Hauntings, homeopathy, and the Hopkinsville Goblins: using pseudoscience to teach scientific thinking
AuthorSchmaltz, R; Lilienfeld, SO
Source TitleFrontiers in Psychology
PublisherFRONTIERS MEDIA SA
University of Melbourne Author/sLilienfeld, Scott
AffiliationMelbourne School of Psychological Sciences
Document TypeJournal Article
CitationsSchmaltz, R. & Lilienfeld, S. O. (2014). Hauntings, homeopathy, and the Hopkinsville Goblins: using pseudoscience to teach scientific thinking. FRONTIERS IN PSYCHOLOGY, 5 (APR), https://doi.org/10.3389/fpsyg.2014.00336.
Access StatusOpen Access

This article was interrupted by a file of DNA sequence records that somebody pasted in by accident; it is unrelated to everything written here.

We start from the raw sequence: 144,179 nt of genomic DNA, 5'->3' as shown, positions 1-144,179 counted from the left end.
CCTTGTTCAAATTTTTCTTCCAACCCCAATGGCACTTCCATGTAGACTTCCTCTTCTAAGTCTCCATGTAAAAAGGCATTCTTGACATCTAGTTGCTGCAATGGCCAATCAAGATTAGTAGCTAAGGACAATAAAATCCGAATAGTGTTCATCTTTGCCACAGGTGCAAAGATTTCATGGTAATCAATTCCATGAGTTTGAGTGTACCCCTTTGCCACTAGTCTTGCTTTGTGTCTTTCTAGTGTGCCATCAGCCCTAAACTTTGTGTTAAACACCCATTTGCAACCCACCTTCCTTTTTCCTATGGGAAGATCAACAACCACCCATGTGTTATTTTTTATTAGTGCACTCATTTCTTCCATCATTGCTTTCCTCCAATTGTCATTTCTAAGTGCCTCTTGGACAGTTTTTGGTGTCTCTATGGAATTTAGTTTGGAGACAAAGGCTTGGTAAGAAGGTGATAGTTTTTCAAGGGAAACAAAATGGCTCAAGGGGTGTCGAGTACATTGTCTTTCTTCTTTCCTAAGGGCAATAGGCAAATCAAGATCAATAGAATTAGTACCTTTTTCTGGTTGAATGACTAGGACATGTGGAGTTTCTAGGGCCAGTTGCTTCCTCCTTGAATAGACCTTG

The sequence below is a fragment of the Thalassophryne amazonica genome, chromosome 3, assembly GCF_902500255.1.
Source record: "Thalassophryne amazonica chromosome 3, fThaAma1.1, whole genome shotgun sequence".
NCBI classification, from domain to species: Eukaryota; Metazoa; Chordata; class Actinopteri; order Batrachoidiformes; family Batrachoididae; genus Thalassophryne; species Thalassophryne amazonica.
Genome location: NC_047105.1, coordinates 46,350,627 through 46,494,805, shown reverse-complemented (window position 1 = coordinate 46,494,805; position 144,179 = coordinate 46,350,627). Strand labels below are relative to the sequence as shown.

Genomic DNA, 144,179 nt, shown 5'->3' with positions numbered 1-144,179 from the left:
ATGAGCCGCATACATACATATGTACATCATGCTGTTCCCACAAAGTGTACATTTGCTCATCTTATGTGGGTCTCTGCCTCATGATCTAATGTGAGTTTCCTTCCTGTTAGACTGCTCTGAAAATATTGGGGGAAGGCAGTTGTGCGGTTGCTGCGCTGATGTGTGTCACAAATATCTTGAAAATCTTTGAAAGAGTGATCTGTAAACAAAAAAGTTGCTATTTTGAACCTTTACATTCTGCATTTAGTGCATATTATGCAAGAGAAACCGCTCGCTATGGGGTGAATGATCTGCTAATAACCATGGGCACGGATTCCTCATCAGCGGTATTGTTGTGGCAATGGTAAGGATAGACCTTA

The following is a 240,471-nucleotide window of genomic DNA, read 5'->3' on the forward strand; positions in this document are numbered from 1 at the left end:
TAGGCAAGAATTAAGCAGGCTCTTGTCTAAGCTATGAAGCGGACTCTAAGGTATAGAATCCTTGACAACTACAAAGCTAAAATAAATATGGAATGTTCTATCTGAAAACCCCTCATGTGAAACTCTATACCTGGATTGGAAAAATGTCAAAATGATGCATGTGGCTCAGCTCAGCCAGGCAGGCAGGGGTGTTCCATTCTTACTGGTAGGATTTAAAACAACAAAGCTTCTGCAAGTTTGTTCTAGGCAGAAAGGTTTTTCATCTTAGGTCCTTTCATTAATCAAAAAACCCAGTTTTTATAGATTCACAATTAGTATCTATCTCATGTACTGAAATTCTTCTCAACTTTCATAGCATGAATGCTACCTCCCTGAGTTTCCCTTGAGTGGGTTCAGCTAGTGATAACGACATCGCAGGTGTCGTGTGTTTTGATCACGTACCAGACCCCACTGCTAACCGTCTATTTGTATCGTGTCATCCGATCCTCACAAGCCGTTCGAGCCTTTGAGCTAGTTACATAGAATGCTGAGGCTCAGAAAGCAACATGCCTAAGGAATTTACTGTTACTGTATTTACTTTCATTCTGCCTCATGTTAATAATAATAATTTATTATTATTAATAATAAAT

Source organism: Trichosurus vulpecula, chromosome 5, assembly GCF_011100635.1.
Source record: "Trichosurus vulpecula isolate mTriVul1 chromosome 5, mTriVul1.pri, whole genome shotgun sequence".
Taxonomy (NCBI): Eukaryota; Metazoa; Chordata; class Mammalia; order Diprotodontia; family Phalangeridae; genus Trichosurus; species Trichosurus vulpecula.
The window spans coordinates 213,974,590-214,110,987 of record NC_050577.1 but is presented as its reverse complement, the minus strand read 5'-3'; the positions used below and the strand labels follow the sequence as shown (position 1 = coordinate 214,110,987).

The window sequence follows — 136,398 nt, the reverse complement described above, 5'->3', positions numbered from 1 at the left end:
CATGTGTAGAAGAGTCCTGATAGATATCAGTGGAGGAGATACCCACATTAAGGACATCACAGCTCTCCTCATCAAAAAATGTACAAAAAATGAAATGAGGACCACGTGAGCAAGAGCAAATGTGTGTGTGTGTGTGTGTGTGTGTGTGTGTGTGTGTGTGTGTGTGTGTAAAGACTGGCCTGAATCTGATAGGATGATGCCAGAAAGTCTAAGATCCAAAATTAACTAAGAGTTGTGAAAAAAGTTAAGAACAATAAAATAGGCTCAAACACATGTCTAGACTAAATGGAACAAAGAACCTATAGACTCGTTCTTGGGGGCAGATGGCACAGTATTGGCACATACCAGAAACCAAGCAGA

With access to information ever increasing, it is essential that students acquire the skills to distinguish fact from fiction. By incorporating examples of pseudoscience into lectures, instructors can provide students with the tools needed to understand the difference between scientific and pseudoscientific or paranormal claims. We discuss examples involving psychics, ghosts, aliens, and other phenomena in relation to scientific thinking. In light of research literature demonstrating that presenting and dispelling scientific misconceptions in the classroom is an effective means of countering non-scientific or pseudoscientific beliefs, we provide examples of pseudoscience that can be used to help students acquire healthy skepticism while avoiding cynicism.
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